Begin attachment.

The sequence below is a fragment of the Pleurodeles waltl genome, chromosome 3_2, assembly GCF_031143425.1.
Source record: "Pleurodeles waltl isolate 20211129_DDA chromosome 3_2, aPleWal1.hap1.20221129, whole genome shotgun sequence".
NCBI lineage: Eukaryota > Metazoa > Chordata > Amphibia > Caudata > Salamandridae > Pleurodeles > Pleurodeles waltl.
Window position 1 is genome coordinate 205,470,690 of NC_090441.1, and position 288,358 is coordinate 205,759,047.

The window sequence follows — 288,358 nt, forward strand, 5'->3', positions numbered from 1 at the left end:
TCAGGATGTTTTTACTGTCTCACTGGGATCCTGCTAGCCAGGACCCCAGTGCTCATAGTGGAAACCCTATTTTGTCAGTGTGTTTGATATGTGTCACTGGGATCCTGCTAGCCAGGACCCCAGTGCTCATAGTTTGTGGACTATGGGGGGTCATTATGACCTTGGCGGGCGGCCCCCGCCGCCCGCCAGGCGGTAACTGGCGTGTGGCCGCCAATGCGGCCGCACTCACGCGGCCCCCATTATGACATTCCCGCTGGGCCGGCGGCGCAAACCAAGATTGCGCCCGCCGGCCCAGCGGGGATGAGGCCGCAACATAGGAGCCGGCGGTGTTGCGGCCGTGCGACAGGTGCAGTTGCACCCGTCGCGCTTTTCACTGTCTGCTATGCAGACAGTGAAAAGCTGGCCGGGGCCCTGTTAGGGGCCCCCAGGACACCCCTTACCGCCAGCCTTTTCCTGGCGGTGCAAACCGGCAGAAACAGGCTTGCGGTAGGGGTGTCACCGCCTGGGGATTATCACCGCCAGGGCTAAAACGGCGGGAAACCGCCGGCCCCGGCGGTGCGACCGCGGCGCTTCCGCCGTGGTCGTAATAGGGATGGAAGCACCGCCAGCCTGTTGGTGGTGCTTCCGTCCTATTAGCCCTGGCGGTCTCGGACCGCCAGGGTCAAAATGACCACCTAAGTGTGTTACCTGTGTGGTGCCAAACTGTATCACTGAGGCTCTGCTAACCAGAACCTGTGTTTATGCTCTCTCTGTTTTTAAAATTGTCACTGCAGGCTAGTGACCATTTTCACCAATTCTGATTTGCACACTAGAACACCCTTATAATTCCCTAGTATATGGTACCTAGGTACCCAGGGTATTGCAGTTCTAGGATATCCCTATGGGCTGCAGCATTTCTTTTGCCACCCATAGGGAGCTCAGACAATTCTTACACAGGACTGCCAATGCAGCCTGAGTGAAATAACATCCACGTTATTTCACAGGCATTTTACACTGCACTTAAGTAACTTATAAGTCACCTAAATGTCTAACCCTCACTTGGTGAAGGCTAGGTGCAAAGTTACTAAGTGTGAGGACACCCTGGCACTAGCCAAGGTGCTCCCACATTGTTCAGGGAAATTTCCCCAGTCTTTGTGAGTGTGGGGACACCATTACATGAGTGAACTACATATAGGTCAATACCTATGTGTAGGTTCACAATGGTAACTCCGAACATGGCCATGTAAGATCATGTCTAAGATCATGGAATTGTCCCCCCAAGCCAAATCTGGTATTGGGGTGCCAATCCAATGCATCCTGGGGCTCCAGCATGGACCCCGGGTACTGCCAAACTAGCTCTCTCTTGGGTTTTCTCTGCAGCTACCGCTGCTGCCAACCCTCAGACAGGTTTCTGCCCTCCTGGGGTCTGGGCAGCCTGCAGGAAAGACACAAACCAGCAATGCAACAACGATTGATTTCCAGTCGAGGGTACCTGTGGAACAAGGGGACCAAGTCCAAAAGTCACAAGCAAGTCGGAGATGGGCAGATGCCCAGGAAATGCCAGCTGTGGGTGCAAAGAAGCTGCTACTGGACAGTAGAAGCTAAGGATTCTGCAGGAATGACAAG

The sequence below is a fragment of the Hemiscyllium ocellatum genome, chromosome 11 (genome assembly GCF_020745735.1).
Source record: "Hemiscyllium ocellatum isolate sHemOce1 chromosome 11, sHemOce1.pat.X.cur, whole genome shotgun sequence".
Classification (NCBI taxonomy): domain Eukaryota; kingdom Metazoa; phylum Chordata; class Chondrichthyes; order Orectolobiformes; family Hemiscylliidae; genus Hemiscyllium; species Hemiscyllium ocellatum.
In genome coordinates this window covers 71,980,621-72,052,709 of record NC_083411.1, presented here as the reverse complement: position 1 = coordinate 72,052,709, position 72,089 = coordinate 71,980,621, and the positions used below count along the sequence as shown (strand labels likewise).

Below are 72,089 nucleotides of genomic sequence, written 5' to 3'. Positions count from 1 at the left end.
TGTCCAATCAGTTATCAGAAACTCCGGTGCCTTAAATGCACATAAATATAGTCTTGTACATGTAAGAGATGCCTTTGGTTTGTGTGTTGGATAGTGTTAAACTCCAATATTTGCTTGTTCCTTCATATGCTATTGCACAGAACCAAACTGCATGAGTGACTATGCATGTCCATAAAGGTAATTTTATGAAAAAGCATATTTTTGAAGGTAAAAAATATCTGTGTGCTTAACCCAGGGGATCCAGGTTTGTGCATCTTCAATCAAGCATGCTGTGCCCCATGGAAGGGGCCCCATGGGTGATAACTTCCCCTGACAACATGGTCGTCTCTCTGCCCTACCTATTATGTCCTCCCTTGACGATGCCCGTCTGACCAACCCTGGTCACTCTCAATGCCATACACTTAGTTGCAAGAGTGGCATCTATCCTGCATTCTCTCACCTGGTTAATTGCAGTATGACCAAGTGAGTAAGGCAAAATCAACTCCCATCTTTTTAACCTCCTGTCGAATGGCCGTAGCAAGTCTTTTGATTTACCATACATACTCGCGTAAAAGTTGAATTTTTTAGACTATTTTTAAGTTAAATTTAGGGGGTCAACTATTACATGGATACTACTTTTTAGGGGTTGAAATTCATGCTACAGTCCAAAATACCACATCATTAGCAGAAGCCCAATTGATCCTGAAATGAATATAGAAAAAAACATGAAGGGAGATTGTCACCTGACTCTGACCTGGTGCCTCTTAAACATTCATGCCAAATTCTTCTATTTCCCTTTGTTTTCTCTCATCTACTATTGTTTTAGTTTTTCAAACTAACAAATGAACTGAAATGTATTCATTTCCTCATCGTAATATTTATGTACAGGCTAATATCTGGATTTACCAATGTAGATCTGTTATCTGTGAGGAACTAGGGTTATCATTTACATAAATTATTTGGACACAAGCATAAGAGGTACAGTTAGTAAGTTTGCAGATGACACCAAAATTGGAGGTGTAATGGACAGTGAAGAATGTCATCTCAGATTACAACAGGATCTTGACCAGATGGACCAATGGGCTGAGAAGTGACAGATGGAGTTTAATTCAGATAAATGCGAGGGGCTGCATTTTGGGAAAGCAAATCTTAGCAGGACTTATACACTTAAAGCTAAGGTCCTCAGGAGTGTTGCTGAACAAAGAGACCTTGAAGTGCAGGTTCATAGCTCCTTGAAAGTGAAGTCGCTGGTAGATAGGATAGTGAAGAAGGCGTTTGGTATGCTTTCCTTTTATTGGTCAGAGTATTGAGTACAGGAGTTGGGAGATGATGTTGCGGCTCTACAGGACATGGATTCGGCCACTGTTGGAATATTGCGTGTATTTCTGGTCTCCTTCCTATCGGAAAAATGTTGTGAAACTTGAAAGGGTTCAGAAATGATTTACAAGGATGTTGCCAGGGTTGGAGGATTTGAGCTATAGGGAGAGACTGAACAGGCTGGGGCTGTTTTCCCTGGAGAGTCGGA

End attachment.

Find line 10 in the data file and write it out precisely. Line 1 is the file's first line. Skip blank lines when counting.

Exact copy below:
In genome coordinates this window covers 71,980,621-72,052,709 of record NC_083411.1, presented here as the reverse complement: position 1 = coordinate 72,052,709, position 72,089 = coordinate 71,980,621, and the positions used below count along the sequence as shown (strand labels likewise).